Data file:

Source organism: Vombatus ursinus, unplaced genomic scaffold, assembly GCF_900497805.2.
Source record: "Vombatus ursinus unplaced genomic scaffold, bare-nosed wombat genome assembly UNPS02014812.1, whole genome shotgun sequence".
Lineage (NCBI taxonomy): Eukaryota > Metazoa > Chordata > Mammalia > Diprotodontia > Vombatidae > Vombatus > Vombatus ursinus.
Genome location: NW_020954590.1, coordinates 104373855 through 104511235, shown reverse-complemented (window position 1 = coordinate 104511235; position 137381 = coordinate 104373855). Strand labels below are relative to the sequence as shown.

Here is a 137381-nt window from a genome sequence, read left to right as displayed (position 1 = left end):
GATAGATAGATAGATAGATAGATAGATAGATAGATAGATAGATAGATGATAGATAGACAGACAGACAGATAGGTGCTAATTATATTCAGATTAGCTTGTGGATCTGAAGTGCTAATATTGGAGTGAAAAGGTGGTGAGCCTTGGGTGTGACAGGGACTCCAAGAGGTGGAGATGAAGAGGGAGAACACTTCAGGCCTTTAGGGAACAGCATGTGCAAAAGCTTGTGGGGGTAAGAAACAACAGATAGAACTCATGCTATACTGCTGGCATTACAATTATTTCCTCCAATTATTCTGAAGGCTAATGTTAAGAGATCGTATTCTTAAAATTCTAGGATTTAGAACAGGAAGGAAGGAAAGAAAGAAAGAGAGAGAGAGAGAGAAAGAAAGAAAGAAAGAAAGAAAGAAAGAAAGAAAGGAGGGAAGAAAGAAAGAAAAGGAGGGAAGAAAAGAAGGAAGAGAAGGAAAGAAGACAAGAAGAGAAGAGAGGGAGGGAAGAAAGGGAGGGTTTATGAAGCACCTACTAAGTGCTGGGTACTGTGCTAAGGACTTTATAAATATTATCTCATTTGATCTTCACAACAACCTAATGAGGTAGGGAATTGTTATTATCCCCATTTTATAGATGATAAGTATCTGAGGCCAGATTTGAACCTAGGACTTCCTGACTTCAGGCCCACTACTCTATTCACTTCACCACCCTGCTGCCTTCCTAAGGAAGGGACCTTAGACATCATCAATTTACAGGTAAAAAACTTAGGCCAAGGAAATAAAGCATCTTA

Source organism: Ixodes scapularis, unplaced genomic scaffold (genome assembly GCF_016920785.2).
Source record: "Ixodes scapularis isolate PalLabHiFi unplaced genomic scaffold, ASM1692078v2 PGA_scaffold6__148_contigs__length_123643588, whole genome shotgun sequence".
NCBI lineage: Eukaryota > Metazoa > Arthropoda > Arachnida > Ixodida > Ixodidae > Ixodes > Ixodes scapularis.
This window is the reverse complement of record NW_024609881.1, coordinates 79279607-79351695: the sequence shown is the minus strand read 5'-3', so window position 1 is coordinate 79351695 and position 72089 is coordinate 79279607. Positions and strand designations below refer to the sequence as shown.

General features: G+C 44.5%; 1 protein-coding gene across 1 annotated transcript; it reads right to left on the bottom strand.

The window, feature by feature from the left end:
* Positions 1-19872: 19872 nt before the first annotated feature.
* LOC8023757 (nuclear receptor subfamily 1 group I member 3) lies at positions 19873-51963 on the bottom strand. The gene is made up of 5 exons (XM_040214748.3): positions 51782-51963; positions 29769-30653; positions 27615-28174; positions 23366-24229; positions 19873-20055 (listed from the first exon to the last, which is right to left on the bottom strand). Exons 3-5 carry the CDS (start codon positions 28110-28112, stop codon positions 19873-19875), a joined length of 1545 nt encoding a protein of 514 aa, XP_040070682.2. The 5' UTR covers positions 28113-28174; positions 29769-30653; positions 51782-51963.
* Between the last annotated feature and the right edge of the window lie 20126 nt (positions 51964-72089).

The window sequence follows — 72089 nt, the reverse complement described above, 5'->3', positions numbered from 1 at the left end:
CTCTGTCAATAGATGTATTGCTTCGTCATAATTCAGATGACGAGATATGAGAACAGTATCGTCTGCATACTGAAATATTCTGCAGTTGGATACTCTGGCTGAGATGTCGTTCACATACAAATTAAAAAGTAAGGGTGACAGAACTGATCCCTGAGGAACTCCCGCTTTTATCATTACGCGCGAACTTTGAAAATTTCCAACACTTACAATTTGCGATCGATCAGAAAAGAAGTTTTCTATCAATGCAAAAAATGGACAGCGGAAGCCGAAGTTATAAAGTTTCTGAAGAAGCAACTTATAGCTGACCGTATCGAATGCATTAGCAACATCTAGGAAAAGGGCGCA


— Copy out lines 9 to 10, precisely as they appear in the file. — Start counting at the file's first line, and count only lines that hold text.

NCBI lineage: Eukaryota > Metazoa > Arthropoda > Arachnida > Ixodida > Ixodidae > Ixodes > Ixodes scapularis.
This window is the reverse complement of record NW_024609881.1, coordinates 79279607-79351695: the sequence shown is the minus strand read 5'-3', so window position 1 is coordinate 79351695 and position 72089 is coordinate 79279607. Positions and strand designations below refer to the sequence as shown.